Diesel prices in the U.S. have continued to drop throughout autumn, leading to a second straight week with no average price increases in the regions tracked by the government.
The U.S. Energy Information Administration reported that the nationwide average for U.S. on-highway diesel fuel prices fell to $4.366, 8 cents less than last week's average of $4.454. Pump prices this week are nearly a dollar cheaper than November 2022. While the overall drop was not as steep as the previous week's, diesel prices are still creeping toward the rates experienced this summer. They are roughly equivalent to what they were in mid-August, a whole month before 2023 prices peaked in mid-September at $4.633.
The region that experienced the most significant price change was the Rocky Mountain states, which saw a drop of 16.1 cents, closely followed by the Midwest and West Coast, not including California, each of which experienced 10-cent cost drops. Meanwhile, the rest of the country saw price cuts between a penny and nine cents.
At $4.032 per gallon, the Gulf Coast remains the most affordable place to purchase diesel fuel, while California is the most expensive at $5.816.
In comparison, AAA's
As for gasoline prices, the EIA pegged the U.S. average at $3.396, down 7.7 cents from a week ago and 40 cents lower than a year ago. As with diesel prices, the Rocky Mountain and West Coast regions are among those experiencing some of the most considerable gas pump swings, with each dropping prices 12-13 cents. According to a press release from AAA, the continual autumnal decline is likely due to flat demand for fuel and lower overall oil costs; even continued conflict overseas could still impact prices.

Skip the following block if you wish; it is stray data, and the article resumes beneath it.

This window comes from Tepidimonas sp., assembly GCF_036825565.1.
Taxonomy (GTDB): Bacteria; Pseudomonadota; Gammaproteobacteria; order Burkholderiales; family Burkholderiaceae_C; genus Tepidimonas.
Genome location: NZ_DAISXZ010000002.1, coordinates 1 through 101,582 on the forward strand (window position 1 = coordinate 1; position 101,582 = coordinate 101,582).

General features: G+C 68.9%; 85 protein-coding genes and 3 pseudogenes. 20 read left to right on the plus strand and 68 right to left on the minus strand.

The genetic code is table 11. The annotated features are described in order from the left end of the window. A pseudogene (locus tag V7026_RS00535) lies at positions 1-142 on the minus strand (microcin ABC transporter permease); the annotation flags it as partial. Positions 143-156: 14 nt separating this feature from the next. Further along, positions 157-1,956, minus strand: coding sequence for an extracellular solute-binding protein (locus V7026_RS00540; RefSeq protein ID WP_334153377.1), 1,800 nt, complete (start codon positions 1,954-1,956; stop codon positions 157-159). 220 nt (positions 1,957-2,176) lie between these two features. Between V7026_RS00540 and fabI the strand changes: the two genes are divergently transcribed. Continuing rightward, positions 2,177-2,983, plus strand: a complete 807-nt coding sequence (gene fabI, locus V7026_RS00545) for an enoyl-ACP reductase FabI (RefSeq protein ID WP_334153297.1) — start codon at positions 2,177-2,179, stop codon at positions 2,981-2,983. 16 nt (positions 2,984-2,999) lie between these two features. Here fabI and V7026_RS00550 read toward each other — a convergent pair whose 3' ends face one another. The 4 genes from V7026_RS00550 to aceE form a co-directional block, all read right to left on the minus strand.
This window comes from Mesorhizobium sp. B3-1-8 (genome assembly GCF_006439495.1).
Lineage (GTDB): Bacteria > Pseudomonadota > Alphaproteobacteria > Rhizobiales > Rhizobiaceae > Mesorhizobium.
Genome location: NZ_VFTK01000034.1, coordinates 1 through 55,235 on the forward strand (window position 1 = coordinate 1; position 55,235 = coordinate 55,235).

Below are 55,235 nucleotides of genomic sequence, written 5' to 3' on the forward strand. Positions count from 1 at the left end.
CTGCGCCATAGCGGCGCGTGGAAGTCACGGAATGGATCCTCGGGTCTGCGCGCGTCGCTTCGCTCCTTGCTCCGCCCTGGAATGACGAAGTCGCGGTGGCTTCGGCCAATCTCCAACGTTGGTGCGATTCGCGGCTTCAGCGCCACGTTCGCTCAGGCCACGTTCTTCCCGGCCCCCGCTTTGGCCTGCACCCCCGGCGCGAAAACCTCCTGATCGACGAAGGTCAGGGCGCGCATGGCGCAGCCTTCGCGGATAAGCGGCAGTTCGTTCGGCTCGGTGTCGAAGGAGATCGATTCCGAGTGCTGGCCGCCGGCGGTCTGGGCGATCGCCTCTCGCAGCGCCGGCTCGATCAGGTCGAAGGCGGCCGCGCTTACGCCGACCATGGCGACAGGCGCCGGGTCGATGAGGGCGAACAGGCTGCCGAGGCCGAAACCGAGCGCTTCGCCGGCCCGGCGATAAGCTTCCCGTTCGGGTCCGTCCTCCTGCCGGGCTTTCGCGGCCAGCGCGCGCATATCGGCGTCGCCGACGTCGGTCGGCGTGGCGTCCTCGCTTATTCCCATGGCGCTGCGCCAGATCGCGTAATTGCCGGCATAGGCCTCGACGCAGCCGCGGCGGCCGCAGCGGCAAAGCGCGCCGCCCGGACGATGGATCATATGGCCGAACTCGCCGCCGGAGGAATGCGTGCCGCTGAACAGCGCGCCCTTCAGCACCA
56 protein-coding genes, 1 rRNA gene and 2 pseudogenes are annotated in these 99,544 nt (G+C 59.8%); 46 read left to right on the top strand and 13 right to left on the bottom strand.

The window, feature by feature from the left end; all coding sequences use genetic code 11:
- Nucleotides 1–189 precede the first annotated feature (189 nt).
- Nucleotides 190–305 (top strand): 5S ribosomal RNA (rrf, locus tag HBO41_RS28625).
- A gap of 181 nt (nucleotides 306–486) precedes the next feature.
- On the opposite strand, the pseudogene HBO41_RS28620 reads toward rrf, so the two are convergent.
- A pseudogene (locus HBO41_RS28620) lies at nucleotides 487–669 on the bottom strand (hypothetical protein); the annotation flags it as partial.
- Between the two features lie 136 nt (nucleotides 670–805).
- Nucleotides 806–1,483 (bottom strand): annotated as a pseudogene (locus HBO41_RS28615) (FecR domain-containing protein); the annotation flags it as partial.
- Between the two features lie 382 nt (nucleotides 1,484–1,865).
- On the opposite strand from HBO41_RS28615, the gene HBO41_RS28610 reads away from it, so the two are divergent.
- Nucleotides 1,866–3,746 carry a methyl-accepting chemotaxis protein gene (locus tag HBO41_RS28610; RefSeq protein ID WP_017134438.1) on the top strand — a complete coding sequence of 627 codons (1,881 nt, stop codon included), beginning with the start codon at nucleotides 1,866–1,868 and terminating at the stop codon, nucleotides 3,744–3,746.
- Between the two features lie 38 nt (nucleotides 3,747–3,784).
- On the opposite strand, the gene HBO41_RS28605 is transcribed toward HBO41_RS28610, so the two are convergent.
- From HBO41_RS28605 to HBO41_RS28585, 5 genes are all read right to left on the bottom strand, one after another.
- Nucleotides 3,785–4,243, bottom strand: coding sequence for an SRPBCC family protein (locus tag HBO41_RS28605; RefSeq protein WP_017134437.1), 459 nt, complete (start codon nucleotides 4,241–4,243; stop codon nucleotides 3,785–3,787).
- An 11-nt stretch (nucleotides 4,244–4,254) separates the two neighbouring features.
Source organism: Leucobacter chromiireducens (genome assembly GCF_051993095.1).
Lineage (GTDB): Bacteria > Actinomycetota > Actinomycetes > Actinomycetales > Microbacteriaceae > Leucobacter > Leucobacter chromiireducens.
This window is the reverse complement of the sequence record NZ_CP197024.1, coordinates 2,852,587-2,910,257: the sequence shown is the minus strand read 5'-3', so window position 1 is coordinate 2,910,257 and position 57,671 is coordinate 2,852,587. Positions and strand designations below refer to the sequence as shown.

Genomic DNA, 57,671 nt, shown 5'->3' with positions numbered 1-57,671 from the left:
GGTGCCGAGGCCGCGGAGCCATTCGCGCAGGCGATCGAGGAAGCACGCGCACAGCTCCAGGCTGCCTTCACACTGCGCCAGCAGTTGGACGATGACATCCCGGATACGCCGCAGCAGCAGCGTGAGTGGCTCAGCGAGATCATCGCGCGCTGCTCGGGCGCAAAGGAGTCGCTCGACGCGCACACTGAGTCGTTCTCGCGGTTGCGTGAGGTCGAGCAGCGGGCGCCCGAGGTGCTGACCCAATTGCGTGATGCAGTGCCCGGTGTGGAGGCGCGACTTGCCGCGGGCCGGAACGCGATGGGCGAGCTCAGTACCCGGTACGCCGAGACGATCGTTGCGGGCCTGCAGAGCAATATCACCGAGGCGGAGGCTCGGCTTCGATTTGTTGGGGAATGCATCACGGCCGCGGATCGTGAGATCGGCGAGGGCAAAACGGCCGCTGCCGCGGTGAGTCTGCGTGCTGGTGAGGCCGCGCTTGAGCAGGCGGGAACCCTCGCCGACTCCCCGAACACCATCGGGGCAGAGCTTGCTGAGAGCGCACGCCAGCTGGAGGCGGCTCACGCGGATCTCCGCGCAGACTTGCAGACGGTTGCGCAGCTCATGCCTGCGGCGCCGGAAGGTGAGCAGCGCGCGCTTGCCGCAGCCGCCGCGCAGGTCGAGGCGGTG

"There are now thousands of gas stations selling regular below $3 a gallon and even a few that have dipped below $2," said Andrew Gross, AAA spokesperson. "We still need to watch global events for the effect on oil prices, but for now, drivers will benefit from falling prices with every visit to the pump."
AAA also sets its gas average for Nov. 6 slightly higher than the EIA at $3.418 per gallon. Even so, the cheapest pumps for consumer and work truck fuel can be found on the Gulf Coast, where prices dropped under $3 at $2.871 per gallon, while the most expensive almost reached $5 in California at $4.944.